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Between the Lines, Spatial Awareness

Gary Czapinski | September 2010

    As students report to band camp in August, each director again faces the task of getting the feet of inexperienced marchers to move in coordination with lips and hands. There are many choices to make about how to run camp, including how much time to work on basics, whether to separate freshmen from upperclassmen, and when to start teaching drill. Marching band has evolved over the years, and it is necessary to teach block band alongside contemporary movement.
    I teach spatial awareness basics, which means that each performer understands his relationship to the next performer at all times. Although I teach initially by dot-to-dot, using poker chips or chalk marks, once set points are established performers must understand form relationship. If the dots aren’t correct, students should know how to adjust and use common sense. This doesn’t mean to dismiss the set points; instead, teach performers how to think through problems in spatial relationships. There are five things students should know:

•  The concepts of balance and uniformity of the body from a dancer’s perspective rather than a military one.
•  How to watch and listen to each other.
•  Methods of recovery from error and how to think their way through problems that arise.
•  How to perform simultaneous tasks. This should be learned very early in the year.
•  How to keep visual contact by drill, location, speed, and set points.

    I start by teaching individual marching skills, focusing on how the body should feel. Attention should be a centering of the body. For mark time, determine whether the heel or the toe should hit on the downbeat. Step-offs should be clearly defined. Teach either by elevating the knee (lift and plant) on the first step or locking the knee for a smooth entry into the glide step.  In both cases, students land on the heel and roll the foot forward into the glide step. When doing a glide step, the key is foot and leg control; there should be tension on the back part of the legs from the glutes on down. For marching flanks, the focus should be on weight and balance. These exercises help develop the techniques that define the style of your band. Display of style is an important factor to the success of a marching band.
    When students have the basics of marching down, we move on to interaction, taught best in block band. Interaction on the field with other band members is where spatial awareness becomes necessary, but students need first to learn what it is they have to be aware of. Dress is the straightening of an imaginary line running from the shoulder of one person to the shoulder of the next.

       Curvilinear dress is done by the performers facing a focal point and lining up their shoulders.

     Interval is another form of interaction and refers to the space between performers from right to left in a straight line or a curvilinear line based on the focal point. Cover simply means pointing your nose in the middle of the center of the person in front of you in a file, and distance is the space between performers from front to back in a file. Slides refer to turning the upper torso, thus directing the sound and visual effect by projecting the audio to the audience and keeping everyone facing forward. The key to getting students thinking while working on these things is to come up with exercises in which students have simultaneous responsibilities. Even if the band is simply marching 8-to-5, students could clap syncopated rhythms or turn their heads right or left on certain counts.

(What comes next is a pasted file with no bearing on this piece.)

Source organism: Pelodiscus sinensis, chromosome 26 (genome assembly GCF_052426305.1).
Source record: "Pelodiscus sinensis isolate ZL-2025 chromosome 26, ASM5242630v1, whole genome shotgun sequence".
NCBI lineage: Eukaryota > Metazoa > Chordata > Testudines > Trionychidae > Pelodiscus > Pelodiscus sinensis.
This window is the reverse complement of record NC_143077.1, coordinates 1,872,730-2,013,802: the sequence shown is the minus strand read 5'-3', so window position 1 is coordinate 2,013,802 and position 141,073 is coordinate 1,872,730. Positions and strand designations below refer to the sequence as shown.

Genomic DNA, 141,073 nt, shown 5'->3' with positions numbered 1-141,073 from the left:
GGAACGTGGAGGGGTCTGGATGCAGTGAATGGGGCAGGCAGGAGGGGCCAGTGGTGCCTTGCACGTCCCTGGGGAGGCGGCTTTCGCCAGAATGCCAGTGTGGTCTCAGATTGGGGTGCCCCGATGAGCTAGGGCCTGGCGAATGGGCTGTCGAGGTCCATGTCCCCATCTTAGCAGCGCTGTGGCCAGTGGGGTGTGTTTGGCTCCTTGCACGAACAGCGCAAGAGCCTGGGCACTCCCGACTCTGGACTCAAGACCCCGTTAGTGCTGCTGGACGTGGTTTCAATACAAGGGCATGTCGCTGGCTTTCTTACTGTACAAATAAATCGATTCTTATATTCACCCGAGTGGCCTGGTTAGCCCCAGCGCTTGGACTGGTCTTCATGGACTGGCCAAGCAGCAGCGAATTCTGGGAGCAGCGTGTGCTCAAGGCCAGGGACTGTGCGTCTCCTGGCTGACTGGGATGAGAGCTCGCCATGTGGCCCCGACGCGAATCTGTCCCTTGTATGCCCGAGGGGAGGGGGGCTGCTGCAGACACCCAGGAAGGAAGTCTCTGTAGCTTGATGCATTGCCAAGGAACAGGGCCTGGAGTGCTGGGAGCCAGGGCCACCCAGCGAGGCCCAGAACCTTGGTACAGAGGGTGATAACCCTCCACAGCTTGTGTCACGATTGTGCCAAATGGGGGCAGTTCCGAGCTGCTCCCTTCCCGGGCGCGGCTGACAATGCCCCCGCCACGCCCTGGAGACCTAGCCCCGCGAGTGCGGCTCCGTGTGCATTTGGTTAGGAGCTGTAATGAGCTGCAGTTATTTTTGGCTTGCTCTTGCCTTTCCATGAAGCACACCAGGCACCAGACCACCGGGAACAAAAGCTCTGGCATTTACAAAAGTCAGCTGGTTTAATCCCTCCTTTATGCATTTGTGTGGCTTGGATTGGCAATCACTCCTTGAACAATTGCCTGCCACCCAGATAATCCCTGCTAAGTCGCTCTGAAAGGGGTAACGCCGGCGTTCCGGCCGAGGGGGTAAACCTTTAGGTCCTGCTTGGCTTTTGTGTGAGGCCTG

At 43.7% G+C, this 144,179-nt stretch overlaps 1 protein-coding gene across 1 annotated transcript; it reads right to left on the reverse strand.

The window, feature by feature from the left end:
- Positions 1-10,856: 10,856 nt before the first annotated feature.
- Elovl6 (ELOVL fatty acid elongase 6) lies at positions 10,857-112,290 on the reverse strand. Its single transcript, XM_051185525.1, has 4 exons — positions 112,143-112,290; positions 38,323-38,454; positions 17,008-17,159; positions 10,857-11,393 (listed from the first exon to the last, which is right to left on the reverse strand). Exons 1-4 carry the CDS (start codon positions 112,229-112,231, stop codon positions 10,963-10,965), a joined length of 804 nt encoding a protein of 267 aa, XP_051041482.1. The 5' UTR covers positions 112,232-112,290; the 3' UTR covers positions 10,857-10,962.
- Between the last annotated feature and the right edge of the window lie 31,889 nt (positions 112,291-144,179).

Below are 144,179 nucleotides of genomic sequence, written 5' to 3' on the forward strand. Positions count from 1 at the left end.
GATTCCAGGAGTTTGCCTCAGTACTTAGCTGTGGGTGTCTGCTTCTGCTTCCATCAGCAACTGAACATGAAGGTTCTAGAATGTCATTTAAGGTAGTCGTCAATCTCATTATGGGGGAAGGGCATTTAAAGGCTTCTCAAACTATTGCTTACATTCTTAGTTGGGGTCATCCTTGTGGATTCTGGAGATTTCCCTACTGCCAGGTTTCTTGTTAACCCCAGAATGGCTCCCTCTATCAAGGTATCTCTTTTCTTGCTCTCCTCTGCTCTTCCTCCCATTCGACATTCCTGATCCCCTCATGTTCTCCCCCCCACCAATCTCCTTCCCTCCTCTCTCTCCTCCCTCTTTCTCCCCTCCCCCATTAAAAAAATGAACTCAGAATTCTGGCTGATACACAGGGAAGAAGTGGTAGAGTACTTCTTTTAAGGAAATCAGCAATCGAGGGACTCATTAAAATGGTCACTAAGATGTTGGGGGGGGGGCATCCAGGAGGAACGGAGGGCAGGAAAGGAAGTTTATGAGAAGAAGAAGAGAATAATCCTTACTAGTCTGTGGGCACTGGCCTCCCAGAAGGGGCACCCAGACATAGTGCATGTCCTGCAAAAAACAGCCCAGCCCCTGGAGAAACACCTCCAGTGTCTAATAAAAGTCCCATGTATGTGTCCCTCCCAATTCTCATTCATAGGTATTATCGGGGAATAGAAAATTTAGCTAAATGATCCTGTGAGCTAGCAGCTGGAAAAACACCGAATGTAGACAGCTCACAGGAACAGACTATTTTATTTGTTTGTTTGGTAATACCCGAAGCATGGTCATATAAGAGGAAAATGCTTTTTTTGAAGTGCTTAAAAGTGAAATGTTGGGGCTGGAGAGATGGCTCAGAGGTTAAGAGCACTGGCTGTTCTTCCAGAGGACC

A good way to teach spatial awareness is through form maintenance. To practice holding a form, have students make a circle, move it 16 steps to the right, turn in 4, move 16 steps forward, turn in 4, 16 steps to the left, turn in 4, and march the last 16 steps back to the starting position.

    Another good exercise is called the traffic test, which teaches the principles of traditional dress, cover, interval, distance, and curvilinear pathways.

    First, create set points with a 4×4 grid of folding chairs set 10 steps apart. You could also use colorguard members instead of chairs for an interactive exercise. Band members step off in a curvilinear path and in eight counts will come into a file or cover position facing forward. In the next eight counts they go between the chairs and come to a dress position in which they can practice judging space by location. Eight counts later students are back in a file position facing the other direction. Every eight counts a new band member steps off, and when someone reaches the end he runs back to the beginning to get in line.
    The best exercises make students think about multiple things all at the same time – environmental difficulties, path, location, dress, cover, interval, distance, and speed. The more simultaneous responsibility placed on students, the more quickly they learn to think about what is happening around them and how to react to it.